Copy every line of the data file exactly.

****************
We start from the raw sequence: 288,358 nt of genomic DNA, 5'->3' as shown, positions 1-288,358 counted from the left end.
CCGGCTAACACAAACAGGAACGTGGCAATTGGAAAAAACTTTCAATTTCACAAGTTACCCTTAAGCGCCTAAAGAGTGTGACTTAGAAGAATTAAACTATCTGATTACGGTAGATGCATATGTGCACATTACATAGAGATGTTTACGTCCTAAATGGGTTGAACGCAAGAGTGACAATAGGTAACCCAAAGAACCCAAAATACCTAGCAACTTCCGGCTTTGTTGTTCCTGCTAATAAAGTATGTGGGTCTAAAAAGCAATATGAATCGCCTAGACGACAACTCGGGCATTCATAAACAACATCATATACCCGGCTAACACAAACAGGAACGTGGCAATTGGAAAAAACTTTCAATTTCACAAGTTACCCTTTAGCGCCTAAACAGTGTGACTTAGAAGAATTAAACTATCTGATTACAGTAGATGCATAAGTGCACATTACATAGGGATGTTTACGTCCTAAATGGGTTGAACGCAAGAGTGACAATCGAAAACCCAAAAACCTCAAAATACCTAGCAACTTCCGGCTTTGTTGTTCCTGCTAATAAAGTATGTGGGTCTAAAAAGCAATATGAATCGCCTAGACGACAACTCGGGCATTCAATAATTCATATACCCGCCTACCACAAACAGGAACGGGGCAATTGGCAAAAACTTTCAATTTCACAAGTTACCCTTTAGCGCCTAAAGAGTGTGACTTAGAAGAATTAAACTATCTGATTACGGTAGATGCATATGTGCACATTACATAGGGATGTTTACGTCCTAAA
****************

We start from the raw sequence: 288,358 nt of genomic DNA, 5'->3' as shown, positions 1-288,358 counted from the left end.
CCGGCTAACACAAACAGGAACGTGGCAATTGGAAAAAACTTTCAATTTCACAAGTTACCCTTAAGCGCCTAAAGAGTGTGACTTAGAAGAATTAAACTATCTGATTACGGTAGATGCATATGTGCACATTACATAGAGATGTTTACGTCCTAAATGGGTTGAACGCAAGAGTGACAATAGGTAACCCAAAGAACCCAAAATACCTAGCAACTTCCGGCTTTGTTGTTCCTGCTAATAAAGTATGTGGGTCTAAAAAGCAATATGAATCGCCTAGACGACAACTCGGGCATTCATAAACAACATCATATACCCGGCTAACACAAACAGGAACGTGGCAATTGGAAAAAACTTTCAATTTCACAAGTTACCCTTTAGCGCCTAAACAGTGTGACTTAGAAGAATTAAACTATCTGATTACAGTAGATGCATAAGTGCACATTACATAGGGATGTTTACGTCCTAAATGGGTTGAACGCAAGAGTGACAATCGAAAACCCAAAAACCTCAAAATACCTAGCAACTTCCGGCTTTGTTGTTCCTGCTAATAAAGTATGTGGGTCTAAAAAGCAATATGAATCGCCTAGACGACAACTCGGGCATTCAATAATTCATATACCCGCCTACCACAAACAGGAACGGGGCAATTGGCAAAAACTTTCAATTTCACAAGTTACCCTTTAGCGCCTAAAGAGTGTGACTTAGAAGAATTAAACTATCTGATTACGGTAGATGCATATGTGCACATTACATAGGGATGTTTACGTCCTAAA